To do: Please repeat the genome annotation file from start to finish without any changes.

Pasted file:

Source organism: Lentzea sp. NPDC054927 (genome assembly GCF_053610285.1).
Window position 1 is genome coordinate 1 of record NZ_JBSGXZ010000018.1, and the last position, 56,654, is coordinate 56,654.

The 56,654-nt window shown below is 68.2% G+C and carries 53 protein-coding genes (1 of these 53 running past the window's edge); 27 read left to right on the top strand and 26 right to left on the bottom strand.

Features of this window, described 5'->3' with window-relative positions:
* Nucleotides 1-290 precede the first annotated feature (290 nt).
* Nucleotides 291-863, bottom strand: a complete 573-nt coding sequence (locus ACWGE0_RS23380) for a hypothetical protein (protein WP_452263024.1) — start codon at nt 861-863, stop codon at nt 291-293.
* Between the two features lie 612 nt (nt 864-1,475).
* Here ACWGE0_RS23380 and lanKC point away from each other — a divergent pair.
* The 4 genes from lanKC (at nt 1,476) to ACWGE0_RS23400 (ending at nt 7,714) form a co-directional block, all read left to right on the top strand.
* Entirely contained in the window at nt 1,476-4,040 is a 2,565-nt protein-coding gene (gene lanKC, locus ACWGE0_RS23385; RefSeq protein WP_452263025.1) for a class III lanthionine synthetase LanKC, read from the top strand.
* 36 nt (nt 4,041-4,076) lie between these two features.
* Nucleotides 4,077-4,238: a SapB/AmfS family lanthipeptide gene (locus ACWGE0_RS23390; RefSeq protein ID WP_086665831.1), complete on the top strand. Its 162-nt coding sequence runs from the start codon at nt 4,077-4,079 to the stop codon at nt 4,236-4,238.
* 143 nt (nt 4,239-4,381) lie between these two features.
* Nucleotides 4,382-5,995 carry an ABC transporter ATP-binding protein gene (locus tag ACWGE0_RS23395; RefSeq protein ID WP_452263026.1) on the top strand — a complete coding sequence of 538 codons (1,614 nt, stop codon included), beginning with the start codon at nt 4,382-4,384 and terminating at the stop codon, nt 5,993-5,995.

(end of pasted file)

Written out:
Source organism: Lentzea sp. NPDC054927 (genome assembly GCF_053610285.1).
Window position 1 is genome coordinate 1 of record NZ_JBSGXZ010000018.1, and the last position, 56,654, is coordinate 56,654.

The 56,654-nt window shown below is 68.2% G+C and carries 53 protein-coding genes (1 of these 53 running past the window's edge); 27 read left to right on the top strand and 26 right to left on the bottom strand.

Features of this window, described 5'->3' with window-relative positions:
* Nucleotides 1-290 precede the first annotated feature (290 nt).
* Nucleotides 291-863, bottom strand: a complete 573-nt coding sequence (locus ACWGE0_RS23380) for a hypothetical protein (protein WP_452263024.1) — start codon at nt 861-863, stop codon at nt 291-293.
* Between the two features lie 612 nt (nt 864-1,475).
* Here ACWGE0_RS23380 and lanKC point away from each other — a divergent pair.
* The 4 genes from lanKC (at nt 1,476) to ACWGE0_RS23400 (ending at nt 7,714) form a co-directional block, all read left to right on the top strand.
* Entirely contained in the window at nt 1,476-4,040 is a 2,565-nt protein-coding gene (gene lanKC, locus ACWGE0_RS23385; RefSeq protein WP_452263025.1) for a class III lanthionine synthetase LanKC, read from the top strand.
* 36 nt (nt 4,041-4,076) lie between these two features.
* Nucleotides 4,077-4,238: a SapB/AmfS family lanthipeptide gene (locus ACWGE0_RS23390; RefSeq protein ID WP_086665831.1), complete on the top strand. Its 162-nt coding sequence runs from the start codon at nt 4,077-4,079 to the stop codon at nt 4,236-4,238.
* 143 nt (nt 4,239-4,381) lie between these two features.
* Nucleotides 4,382-5,995 carry an ABC transporter ATP-binding protein gene (locus tag ACWGE0_RS23395; RefSeq protein ID WP_452263026.1) on the top strand — a complete coding sequence of 538 codons (1,614 nt, stop codon included), beginning with the start codon at nt 4,382-4,384 and terminating at the stop codon, nt 5,993-5,995.